How To Build Successful Corporate Partnerships as an Early Stage Tech Company
How To Build Successful Corporate Partnerships as an Early Stage Tech Company
Words Alice Sandelson
April 14th 2021 / 10 min read
As Head of Strategic Partnerships at Founders Factory, Alice Sandelson’s role is to help early stage startups build successful and meaningful collaborations with large corporates. Here are her top tips and tricks on how to nail corporate partnerships - from the first intro to a pilot and beyond.
Innovation and scale. These are two key factors to succeed in an ever-changing business world. In simple terms, startups are leading innovation today, whilst corporates maintain incredible scale. For a corporate, partnerships with startups can help solve problems or create opportunities faster and/or at lower risk. For a startup, corporates can offer industry expertise and market knowledge, customer discovery, new business (and therefore, revenue), brand credibility and awareness, access to finance...the list goes on. Collaboration between the two should be an obvious source of competitive advantage and value creation for both.
But, from where I sit, it’s not that simple. Too often, I see corporates engaging in what might be described as “innovation theatre” – that is, bringing startups in to showcase their innovative technology or business model, without any interest in potentially developing a future relationship. Unsurprisingly, this leaves many founders frustrated – only 27% startups surveyed by McKinsey were satisfied with their corporate relationships.
The question then is how can you, as a founder of an early-stage startup, build a partnership with a corporate that’s both meaningful and successful for both parties?
Founders Factory has seen its fair share of corporate-startup partnerships. Over the past four years, our portfolio has signed over 225 pilots with our corporate partners, including L'Oreal, easyJet, The Guardian, M&S, Aviva, Reckitt Benckiser, Johnson & Johnson Innovation-JJDC, to name a few, plus other global companies in our network. Of these, 34% have converted to long term enterprise contracts.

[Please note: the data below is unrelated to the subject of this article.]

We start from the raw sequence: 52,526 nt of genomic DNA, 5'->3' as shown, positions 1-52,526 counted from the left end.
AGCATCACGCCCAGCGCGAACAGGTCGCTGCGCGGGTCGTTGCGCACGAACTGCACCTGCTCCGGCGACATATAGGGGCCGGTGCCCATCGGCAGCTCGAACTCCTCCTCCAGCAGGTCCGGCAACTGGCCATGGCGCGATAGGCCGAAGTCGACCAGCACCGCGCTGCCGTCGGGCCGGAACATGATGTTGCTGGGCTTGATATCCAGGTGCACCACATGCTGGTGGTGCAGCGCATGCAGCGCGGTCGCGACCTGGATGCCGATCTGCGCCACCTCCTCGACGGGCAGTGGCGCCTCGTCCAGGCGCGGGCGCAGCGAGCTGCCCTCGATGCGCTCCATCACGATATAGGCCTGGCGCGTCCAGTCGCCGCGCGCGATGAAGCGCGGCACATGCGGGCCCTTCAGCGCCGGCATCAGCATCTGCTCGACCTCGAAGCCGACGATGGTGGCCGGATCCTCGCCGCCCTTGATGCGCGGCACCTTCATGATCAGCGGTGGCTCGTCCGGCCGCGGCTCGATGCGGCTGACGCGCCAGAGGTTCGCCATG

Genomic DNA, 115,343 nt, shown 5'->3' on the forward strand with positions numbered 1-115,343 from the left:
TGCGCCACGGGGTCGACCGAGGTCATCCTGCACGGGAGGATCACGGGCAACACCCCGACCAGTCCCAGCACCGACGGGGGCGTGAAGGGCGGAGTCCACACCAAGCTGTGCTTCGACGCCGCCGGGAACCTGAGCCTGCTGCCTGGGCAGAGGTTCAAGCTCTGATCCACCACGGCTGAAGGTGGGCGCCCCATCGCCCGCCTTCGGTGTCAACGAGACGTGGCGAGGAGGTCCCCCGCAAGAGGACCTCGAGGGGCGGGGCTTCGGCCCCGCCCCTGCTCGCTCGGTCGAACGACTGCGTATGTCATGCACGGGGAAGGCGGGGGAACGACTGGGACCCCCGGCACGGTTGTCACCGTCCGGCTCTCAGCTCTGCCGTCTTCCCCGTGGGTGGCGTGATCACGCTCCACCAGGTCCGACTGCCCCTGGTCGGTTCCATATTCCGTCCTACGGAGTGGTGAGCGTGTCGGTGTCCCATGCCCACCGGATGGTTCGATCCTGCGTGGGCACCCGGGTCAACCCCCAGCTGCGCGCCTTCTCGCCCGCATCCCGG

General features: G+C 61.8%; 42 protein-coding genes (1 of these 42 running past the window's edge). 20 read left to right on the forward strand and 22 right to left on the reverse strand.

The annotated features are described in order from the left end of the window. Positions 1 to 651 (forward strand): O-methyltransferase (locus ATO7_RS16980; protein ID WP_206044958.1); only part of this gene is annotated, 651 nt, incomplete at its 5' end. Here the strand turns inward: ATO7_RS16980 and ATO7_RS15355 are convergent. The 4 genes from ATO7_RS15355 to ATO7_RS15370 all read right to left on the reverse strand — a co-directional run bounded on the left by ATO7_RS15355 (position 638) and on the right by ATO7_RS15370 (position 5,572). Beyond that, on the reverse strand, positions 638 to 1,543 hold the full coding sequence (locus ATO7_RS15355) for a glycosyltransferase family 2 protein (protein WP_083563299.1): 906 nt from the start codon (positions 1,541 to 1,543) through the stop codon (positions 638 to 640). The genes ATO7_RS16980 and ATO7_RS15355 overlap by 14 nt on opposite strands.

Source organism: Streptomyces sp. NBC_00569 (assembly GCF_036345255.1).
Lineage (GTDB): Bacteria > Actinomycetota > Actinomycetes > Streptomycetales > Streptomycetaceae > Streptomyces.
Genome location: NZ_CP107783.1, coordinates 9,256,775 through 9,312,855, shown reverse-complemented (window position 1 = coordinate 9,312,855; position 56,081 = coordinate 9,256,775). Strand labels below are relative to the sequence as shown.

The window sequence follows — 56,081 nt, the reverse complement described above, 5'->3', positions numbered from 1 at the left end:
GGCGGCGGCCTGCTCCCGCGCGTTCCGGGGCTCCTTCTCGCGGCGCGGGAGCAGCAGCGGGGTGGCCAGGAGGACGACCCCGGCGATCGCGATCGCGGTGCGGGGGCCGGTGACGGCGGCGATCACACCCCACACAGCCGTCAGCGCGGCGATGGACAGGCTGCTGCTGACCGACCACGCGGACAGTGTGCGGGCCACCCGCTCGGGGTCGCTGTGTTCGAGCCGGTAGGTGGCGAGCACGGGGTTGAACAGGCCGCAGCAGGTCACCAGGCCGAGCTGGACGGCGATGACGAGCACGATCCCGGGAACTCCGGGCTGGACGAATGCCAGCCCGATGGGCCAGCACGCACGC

Startup-corporate engagement is the cornerstone of our model – our “unfair advantage”. We’ve found the corporates that are looking to innovate with early-stage companies and we help you push against an open door. And we’ve learnt a lot along the way...
Disclaimer: This article is not intended to be a prospecting playbook, but we couldn’t get into the weeds of how to nail first meetings and beyond, without referencing how to get that first meeting. You can find five actionable tips at the end of this article.
How to build successful corporate partnerships
Engagement is a crucial part of successful startup-corporate collaboration, and excitement levels are often set in the first meeting. That’s why you need to make your absolute best impression: be prepared, research the sector landscape, and be clear about why you’re the best partner in this space.
Don’t rush into pitch mode. Use the first meeting to unearth their pain points, understand more about their business model and how they might be able to partner with you. You may uncover areas you hadn’t thought about. Note down the language they use to communicate their challenges and priorities - this will come in handy later on, when you present back a solution.
When you do talk through your business, make sure you present the idea and/or technology in really simple terms. Remove any technical jargon and use product imagery rather than text wherever possible. Visual representation can do wonders for buy-in. The more personalised you can make the pitch + visuals to illustrate the partnership - the more likely you’re going to get through the door.
Lex Bradshaw-Zanger, CMO of L’Oréal UK & Ireland puts it succinctly:
“When corporates, particularly big corporates, start looking at start-ups there’s suddenly a very long line at the door. This means that not only does your product have to be good but your pitch has got to be super tuned to what they’re looking for. It’s a little bit like recruiting; as the famous stat goes, if the first round CVs only get looked at for seven seconds, any initial filter on pitches is probably just as fast.
The key is not only selling your product in a clear and concise way but showing how it adds value to a specific brand or business problem the corporate has too. Adapt your pitch to your audience and show them what is relevant - not everything you have done and thought of for the future.